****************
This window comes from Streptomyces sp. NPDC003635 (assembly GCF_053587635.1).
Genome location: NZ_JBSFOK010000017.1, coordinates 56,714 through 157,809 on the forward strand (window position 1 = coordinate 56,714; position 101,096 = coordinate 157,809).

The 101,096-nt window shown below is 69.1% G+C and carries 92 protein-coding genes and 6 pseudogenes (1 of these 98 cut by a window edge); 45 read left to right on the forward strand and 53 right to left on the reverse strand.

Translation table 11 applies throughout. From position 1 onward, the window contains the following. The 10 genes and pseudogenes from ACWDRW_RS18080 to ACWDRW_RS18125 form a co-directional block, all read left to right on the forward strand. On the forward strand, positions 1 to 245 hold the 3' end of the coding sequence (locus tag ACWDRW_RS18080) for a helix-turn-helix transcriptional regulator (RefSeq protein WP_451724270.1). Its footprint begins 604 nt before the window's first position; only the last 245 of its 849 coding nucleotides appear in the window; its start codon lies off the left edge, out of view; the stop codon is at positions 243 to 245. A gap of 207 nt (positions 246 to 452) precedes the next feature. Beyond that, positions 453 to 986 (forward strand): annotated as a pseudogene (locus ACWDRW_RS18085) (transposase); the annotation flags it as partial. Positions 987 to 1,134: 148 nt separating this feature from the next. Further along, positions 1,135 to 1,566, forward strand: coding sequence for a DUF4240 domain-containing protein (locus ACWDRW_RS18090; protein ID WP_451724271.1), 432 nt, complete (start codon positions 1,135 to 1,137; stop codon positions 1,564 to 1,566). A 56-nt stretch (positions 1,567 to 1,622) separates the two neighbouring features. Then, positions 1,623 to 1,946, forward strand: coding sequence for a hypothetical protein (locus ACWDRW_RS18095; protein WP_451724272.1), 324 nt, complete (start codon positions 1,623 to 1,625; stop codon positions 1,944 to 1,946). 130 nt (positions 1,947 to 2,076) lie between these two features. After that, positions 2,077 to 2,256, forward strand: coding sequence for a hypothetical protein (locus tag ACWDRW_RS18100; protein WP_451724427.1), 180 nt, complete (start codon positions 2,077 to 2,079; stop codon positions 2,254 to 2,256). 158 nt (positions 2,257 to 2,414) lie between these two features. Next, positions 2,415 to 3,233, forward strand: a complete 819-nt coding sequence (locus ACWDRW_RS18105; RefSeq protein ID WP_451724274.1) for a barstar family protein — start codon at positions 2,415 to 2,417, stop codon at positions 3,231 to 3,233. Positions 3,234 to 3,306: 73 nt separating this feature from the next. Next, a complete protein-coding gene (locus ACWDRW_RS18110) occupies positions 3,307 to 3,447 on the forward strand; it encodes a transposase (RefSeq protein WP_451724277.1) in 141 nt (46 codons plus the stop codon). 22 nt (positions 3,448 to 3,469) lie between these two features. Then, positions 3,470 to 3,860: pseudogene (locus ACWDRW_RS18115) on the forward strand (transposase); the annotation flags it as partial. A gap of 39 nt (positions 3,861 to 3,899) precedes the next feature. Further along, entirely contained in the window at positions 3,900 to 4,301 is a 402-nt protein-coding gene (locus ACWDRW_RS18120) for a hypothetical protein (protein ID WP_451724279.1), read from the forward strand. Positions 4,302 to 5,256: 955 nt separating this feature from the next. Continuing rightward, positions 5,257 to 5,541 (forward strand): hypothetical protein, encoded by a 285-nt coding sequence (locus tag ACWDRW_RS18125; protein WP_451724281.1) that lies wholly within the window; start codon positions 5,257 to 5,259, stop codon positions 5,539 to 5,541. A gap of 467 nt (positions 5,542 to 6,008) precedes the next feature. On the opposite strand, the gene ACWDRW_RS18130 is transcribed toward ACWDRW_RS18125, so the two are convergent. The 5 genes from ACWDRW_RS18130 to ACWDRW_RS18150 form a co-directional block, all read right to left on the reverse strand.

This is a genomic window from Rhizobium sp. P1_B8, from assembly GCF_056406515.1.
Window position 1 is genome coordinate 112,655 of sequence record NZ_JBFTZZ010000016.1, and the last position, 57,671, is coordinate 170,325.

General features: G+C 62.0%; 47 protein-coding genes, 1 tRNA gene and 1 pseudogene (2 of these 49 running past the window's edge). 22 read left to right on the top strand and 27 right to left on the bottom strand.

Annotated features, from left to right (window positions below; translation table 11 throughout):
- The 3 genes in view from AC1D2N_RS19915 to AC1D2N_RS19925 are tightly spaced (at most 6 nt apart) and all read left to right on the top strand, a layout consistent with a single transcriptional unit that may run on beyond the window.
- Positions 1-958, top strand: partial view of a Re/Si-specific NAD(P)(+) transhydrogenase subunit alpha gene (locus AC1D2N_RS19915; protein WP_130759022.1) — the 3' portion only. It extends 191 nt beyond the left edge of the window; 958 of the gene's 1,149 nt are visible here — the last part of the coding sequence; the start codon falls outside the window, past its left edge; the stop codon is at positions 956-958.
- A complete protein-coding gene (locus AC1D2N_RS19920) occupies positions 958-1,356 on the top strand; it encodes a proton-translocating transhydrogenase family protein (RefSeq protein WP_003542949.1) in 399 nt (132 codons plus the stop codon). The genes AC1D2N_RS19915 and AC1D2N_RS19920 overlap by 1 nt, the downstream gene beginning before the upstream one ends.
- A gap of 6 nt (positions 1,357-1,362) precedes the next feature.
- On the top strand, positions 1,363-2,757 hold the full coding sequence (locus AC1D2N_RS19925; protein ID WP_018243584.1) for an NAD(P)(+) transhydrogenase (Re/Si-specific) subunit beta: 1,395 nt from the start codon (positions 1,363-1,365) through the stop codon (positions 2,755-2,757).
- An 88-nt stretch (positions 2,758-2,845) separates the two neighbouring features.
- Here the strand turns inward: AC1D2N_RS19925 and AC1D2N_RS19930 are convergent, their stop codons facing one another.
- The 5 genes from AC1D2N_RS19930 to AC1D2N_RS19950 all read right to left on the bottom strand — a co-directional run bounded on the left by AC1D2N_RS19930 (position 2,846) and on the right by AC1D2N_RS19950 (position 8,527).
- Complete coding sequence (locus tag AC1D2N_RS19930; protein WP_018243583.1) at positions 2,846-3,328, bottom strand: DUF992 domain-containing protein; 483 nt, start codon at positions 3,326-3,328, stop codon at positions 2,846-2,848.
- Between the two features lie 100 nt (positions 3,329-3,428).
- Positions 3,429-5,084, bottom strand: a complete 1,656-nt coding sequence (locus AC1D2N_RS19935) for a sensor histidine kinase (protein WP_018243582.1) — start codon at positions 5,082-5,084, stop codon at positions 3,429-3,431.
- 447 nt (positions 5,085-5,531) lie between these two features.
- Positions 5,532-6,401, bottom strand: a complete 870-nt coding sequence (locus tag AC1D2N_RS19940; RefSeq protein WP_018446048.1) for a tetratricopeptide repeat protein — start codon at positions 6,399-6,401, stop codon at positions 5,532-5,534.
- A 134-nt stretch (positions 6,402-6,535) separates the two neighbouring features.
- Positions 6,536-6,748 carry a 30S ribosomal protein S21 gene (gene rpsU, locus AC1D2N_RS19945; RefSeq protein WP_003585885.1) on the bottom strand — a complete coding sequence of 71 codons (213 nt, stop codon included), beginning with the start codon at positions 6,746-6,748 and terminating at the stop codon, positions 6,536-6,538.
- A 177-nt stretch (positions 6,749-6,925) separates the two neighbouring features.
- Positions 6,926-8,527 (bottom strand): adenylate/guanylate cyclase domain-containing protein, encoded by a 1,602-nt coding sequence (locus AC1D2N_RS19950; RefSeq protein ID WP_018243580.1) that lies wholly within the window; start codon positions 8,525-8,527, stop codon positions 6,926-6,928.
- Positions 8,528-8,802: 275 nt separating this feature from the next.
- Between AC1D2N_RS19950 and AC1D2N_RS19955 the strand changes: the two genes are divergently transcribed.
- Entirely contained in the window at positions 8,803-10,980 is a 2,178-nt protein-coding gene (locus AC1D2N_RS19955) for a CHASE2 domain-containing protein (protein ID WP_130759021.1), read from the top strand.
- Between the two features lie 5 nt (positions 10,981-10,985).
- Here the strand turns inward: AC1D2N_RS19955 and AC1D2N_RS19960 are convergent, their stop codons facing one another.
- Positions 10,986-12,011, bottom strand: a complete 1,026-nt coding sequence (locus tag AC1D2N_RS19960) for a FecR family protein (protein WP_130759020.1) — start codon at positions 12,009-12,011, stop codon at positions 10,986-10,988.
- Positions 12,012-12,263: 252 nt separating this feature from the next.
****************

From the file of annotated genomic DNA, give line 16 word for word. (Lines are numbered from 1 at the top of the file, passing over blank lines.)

- The 5 genes from AC1D2N_RS19930 to AC1D2N_RS19950 all read right to left on the bottom strand — a co-directional run bounded on the left by AC1D2N_RS19930 (position 2,846) and on the right by AC1D2N_RS19950 (position 8,527).